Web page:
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The Doctor in Your Pocket: How We're Teaching Mobile Technology to Keep Us Healthy


Smartphones and other electronics are helping patients save money -- and helping doctors save lives.

Your next phone could know you're sick even before you do. How? By monitoring infectious disease through data tracking.

"Certain patterns picked up by a person's smartphone – such as a decrease in calls and text messages – could correspond to the onset of the common cold and influenza. Software can intervene when data analysis suggests the early stages of an illness."

So says Kate Greene, a science and technology writer, in The Human Face of Big Data. She also points out that smartphones can collect data like location, speech patterns and motion without any active input from the user – which is where things get really interesting. "This sort of passive sensing of a person's daily life [provides] powerful tools for personal medical and psychological diagnostics," says Greene.

These innovations are particularly apt when the percentage of people over age 60 in this country is growing faster than any other age group – and when the trajectory in Medicare spending, which currently consumes 15 percent of the federal budget, is being fueled by demographics.

Combined with the use of massive amounts of data, "these innovations are already enabling us as a society to provide healthier lives for our children and to provide seniors with independence while keeping them safe," Rick Smolan, co-creator of the Big Data project, told The Fiscal Times.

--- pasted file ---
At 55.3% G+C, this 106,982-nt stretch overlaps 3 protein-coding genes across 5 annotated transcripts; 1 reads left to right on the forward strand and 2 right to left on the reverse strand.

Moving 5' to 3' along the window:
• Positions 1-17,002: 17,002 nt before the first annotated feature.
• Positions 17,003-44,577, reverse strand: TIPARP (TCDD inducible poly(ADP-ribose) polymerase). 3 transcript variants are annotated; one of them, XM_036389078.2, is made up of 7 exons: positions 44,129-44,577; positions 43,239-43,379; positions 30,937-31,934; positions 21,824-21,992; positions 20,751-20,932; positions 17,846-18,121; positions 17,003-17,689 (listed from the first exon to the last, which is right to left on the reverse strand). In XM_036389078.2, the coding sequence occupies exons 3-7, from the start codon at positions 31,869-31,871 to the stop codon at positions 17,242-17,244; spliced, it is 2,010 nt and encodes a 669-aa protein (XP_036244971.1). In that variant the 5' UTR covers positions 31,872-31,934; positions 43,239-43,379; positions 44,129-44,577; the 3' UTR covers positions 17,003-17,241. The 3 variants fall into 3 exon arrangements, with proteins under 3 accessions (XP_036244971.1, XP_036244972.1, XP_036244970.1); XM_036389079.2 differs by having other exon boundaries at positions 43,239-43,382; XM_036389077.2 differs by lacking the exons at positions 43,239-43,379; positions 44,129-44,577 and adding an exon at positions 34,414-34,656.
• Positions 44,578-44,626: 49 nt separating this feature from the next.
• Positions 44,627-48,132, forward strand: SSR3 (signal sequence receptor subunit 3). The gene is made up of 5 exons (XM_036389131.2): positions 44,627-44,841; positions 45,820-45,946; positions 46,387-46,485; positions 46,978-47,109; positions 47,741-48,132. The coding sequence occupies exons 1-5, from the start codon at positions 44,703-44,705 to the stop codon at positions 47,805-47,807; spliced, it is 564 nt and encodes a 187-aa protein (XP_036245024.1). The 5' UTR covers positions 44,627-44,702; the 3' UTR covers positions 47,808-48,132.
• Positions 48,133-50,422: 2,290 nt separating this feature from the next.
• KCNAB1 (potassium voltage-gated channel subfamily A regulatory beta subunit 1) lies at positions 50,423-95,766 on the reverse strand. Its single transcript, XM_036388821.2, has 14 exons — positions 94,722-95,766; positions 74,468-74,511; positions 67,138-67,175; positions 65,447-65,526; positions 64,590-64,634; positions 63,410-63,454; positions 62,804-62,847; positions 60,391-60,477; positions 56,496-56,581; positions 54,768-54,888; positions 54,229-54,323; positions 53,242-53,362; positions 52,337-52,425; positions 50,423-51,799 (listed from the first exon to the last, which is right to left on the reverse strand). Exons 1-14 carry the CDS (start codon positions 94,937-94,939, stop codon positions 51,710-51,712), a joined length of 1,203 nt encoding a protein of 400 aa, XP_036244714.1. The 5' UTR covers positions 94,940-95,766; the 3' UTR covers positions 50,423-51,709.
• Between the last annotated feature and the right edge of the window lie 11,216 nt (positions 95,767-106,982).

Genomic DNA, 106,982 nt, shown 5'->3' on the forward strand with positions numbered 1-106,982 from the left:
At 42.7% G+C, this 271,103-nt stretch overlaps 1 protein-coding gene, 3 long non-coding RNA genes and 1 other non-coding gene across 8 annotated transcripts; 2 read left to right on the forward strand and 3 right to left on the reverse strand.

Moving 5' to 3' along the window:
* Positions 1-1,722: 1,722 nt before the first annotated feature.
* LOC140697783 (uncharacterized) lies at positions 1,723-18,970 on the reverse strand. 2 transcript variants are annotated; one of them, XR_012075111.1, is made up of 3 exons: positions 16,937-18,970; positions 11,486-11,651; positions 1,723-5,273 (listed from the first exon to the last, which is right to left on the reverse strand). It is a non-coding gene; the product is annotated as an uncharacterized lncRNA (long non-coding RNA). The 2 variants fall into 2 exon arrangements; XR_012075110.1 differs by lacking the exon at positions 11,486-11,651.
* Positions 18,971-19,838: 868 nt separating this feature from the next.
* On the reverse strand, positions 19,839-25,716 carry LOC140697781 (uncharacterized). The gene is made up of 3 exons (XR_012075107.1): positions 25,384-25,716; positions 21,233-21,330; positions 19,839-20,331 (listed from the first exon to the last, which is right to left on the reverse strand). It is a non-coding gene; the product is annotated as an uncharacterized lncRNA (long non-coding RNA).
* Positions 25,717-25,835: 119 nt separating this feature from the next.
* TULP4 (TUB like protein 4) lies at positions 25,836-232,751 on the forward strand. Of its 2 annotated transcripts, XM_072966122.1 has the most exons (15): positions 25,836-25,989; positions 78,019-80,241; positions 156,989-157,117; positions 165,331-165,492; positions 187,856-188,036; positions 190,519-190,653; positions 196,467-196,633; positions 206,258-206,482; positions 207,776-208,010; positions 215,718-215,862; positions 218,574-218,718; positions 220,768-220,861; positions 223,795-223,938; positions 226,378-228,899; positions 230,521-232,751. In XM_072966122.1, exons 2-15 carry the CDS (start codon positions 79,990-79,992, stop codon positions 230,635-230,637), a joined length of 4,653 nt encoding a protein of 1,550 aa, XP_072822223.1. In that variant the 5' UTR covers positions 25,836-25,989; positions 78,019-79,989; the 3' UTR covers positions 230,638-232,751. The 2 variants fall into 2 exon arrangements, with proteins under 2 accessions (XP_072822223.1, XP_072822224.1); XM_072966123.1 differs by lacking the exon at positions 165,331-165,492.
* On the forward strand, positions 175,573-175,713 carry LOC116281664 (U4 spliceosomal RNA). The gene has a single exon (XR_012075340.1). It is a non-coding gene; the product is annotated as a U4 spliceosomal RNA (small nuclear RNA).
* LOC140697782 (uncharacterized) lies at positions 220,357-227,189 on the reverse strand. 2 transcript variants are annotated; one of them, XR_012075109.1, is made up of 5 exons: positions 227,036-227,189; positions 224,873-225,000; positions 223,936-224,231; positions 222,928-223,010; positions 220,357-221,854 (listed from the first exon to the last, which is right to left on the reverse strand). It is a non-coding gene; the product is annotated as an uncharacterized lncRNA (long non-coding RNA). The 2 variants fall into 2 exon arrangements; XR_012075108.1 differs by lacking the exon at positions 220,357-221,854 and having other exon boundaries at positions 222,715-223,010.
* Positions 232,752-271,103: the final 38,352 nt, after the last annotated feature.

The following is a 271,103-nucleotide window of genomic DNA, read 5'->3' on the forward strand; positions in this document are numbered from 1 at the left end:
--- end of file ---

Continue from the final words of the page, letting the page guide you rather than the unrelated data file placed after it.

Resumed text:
Here are three concrete and compelling ways that data, technology and health care are intersecting to help change the face of American life and health care – while also keeping a careful eye on the bottom line (some of this information courtesy of the book):

Riding a 'Magic Carpet'

Intel (NASDAQ:INTC)-GE (NYSE:GE) Care Innovations Lab, a joint venture of two of the world's largest corporations, has been working on new "aging-in-place" devices designed to enable seniors to live at home as long as possible – rather than be schlepped off to costly and not-so-homey nursing or senior care facilities.

The company has prototyped a technology called the Magic Carpet, literally a carpet embedded with sensors and accelerometers that can be installed in an elderly person's home.

In the first week, the carpet observes and "learns" the older person's typical routine. If Mom, for example, walks into the kitchen each morning at 7 a.m. for a cup of coffee, the carpet notes that. "It doesn't articulate 'good' or 'bad,'" Smolan explains. "It just records that this is how Mom walks on a normal day."

After the first week, the system rigorously checks for sudden or even gradual abnormalities in the elderly person's "baseline." If Mom is moving more slowly than usual, for example – or if it's 11 a.m. by the time she first sets foot in the kitchen for her morning coffee – the system sends an alert to a family member or physician.

Devices like this are particularly promising when doctors and nurses – or farflung family members, for that matter – are not always "on hand to encourage healthy behavior, but mobile phones and other wireless gadgets can be," said The Economist about the sensor-stuffed carpet, an example of what Intel-GE calls "people-centered, technology-based solutions."
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